Re: Toy Story

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I wanted to be-toy a doll.

IYKWIM.


Posted by: apostropher | Link to this comment | 01-16-09 3:16 PM
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I didn't have any dolls, only action figures.


Posted by: Adam Kotsko | Link to this comment | 01-16-09 3:17 PM
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I didn't have any dolls or action figures, only sticks and rocks.


Posted by: Grumps | Link to this comment | 01-16-09 3:18 PM
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Did anyone else listen to TAL this week? Elna Baker (practicing Mormon comedian/storyteller--her other stuff is really charming, too) tells about working as a "nurse" for a doll "adoption" department at FAO Schwartz when there's a weird mid-summer run on the babies and they run out of all but the black babies and one factory reject.


Posted by: A White Bear | Link to this comment | 01-16-09 3:19 PM
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Heh- I had original sized GI Joes. The dress up part was kind of a pain in the ass to get to the killin'. Plastic army men were easier, but lacked the authenticity of the Joes.


Posted by: Tassled Loafered Leech | Link to this comment | 01-16-09 3:20 PM
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4: Yes! That may have been what inspired the conversation, now that you mention it. That was a weird piece.


Posted by: Stanley | Link to this comment | 01-16-09 3:21 PM
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There is an important customs case from the late 50's (I believe) that established that, for legal consideration, at least, an action figure is not a doll since an action figure is for boys and dolls are for girls. (This had to do w/ G.I. Joe action figures.) In a much more recent case, it was established that X-Men figures are not, as their maker claimed, dolls, since dolls depict humans and the X-Men are mutants and so not human. Important decisions you must not forget.

My wife grew up in the Soviet Union. She didn't know many, if any, black people. She had a black doll but thought it was a Baba Yaga doll and so called it that. She says she's a bit ashamed of this now.


Posted by: matt (not the famous one) | Link to this comment | 01-16-09 3:25 PM
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My good liberal parents gave me dolls, but all I wanted was trucks.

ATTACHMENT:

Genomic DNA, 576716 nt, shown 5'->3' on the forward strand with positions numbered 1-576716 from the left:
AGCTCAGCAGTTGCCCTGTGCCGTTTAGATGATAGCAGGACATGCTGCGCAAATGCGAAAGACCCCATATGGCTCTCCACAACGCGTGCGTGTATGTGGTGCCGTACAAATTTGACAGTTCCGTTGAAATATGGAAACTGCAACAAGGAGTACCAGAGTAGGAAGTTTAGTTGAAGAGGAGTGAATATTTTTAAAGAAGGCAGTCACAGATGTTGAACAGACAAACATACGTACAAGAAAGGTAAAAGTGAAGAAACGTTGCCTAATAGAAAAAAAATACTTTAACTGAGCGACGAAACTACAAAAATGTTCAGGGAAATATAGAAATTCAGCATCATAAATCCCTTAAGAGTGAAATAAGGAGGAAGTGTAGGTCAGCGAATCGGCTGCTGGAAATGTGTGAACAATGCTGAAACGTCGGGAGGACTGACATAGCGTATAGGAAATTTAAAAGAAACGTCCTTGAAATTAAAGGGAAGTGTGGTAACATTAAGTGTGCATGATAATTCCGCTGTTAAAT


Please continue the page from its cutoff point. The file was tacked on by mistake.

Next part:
Posted by: Sifu Tweety | Link to this comment | 01-16-09 3:27 PM
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I will also add that I never (no never) owned what I disdainfully called "a human doll." When I was three, a babysitter tried to give me a Cabbage Patch Kid, and I remember trying to be polite until she left and then screaming about how disgusting "human dolls" are.


Posted by: A White Bear | Link to this comment | 01-16-09 3:28 PM
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The doll-aoption bit AWB mentions in 4 is here, Act Three.


Posted by: Stanley | Link to this comment | 01-16-09 3:33 PM
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^d


Posted by: Stanley | Link to this comment | 01-16-09 3:34 PM
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There is an important customs case from the late 50's (I believe) that established that, for legal consideration, at least, an action figure is not a doll since an action figure is for boys and dolls are for girls.

Holee carp.


Posted by: soup biscuit | Link to this comment | 01-16-09 3:38 PM
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The closest I got to balls-out dolldom was stuffed animals. I had a flock of stuffed animals, most of which I scavenged from my much-older sisters. Some of these I've put up in my office at home, as I slowly morph into a creepy cat lady but with an awesome boyfriend my parents slowly expunge their home of parenthood.


Posted by: Robust McManlyPants | Link to this comment | 01-16-09 3:38 PM
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I just listened to that TAL and was going to blog about it! Yes, go listen.

Also, the musical accompaniment for this post should be "Angelina Jolie" by Edie Sedgwick.


Posted by: Becks | Link to this comment | 01-16-09 3:39 PM
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If you go to Elna Baker's website, you can also listen to a very funny story about a Mormon Halloween singles party, and some other pretty interesting, well-told stories. (There's a video of her telling the Halloween story on her Myspace, if you're into video. She's pretty adorable.)


Posted by: A White Bear | Link to this comment | 01-16-09 3:42 PM
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Robust- at first I thought you said you a flock of stuffed animals, most of whom were scavengers. Like Buzzards or something, I guess. That would have been cool. I also had a lot of stuffed animals and was very worried that if I spent more time with any particular one the others would feel bad. (And maybe turn on me.)


Posted by: matt (not the famous one) | Link to this comment | 01-16-09 3:43 PM
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balls-out dolldom

I'm going to be repeating this to myself all night. Thanks.


Posted by: A White Bear | Link to this comment | 01-16-09 3:48 PM
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When I was a kid, I had a teddy bear that I pretended to have a sentimental attachment because everyone had decided I had said attachment and I didn't want to seem heartless. His name was Arnold, and I believe I dressed him in a pair of overalls from some other doll at some point, after which the other doll went pantless.